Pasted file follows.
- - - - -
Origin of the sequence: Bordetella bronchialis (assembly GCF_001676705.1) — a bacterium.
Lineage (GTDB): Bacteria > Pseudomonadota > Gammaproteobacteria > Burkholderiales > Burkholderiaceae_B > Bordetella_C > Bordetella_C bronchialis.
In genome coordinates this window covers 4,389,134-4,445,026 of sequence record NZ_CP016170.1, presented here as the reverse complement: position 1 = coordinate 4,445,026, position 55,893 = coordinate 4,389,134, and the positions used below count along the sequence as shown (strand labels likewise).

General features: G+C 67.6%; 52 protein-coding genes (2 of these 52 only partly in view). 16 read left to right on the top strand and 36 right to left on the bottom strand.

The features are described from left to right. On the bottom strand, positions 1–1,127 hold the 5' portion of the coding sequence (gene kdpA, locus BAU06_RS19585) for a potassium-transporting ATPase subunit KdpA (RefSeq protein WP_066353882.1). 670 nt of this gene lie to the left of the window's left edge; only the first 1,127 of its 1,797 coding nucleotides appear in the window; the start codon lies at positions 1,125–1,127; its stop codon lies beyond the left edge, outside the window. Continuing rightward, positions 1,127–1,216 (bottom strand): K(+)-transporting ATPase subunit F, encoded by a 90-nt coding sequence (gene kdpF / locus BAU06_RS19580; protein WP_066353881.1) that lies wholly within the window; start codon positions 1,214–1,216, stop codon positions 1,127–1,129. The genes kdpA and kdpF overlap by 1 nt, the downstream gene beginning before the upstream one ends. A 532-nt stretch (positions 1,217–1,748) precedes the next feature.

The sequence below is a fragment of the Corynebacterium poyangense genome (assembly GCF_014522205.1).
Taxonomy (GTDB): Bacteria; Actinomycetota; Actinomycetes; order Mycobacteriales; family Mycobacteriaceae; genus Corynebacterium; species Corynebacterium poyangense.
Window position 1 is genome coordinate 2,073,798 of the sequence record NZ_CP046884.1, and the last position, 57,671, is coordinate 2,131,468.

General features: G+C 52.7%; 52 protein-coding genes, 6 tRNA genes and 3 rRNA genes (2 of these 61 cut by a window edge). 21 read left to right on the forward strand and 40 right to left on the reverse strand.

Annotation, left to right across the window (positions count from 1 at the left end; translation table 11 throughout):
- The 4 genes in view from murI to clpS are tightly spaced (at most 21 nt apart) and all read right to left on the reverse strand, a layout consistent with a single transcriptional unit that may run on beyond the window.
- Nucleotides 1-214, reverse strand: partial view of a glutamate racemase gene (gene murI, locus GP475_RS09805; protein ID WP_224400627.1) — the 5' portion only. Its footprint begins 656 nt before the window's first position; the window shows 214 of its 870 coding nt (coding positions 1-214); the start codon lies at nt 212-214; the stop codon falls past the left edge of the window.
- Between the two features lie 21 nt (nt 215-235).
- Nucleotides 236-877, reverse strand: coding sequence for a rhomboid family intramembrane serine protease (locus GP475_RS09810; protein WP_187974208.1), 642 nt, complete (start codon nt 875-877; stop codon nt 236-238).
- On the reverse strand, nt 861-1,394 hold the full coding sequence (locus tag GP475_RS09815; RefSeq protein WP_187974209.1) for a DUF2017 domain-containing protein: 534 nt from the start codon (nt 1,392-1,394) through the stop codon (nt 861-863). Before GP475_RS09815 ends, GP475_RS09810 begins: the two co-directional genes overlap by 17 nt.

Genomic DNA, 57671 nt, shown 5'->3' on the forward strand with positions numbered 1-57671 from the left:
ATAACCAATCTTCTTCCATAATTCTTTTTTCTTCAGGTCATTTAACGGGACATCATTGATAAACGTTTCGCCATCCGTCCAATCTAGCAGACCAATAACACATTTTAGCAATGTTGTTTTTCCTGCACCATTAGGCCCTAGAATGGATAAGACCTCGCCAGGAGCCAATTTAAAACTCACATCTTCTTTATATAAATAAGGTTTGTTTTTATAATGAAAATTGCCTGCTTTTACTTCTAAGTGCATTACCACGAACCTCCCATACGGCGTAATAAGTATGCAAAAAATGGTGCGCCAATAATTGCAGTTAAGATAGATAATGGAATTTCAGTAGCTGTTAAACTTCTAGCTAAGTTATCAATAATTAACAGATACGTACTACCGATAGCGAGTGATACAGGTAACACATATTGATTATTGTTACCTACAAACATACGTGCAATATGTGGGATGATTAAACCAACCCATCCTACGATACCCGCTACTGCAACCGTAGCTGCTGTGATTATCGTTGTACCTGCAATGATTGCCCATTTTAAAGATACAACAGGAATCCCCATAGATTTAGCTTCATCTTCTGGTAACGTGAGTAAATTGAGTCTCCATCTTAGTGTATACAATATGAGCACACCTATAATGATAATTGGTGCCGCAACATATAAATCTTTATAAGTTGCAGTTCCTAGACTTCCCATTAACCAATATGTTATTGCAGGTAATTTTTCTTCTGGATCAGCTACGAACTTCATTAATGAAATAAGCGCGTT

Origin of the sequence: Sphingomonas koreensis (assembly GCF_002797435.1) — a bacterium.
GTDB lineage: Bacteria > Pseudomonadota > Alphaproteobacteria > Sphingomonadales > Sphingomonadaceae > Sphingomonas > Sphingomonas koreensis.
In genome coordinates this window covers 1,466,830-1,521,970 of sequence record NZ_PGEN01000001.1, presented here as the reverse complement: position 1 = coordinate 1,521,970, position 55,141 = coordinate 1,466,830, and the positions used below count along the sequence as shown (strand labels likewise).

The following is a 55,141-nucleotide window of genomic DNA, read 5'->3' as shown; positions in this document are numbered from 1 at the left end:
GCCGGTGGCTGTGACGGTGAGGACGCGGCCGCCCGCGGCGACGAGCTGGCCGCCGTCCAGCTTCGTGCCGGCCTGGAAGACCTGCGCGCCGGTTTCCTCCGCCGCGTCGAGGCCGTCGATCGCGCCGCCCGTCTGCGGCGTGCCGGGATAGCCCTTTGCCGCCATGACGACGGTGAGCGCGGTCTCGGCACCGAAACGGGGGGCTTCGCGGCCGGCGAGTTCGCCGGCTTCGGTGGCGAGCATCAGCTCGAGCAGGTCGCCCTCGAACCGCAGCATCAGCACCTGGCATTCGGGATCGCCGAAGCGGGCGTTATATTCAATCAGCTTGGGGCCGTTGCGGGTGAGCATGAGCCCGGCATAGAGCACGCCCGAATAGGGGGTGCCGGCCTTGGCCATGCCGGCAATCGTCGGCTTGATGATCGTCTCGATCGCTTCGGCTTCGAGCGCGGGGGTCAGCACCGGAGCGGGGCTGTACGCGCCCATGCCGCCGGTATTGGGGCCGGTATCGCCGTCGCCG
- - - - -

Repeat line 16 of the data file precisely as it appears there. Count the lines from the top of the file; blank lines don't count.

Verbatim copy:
Genomic DNA, 57671 nt, shown 5'->3' on the forward strand with positions numbered 1-57671 from the left: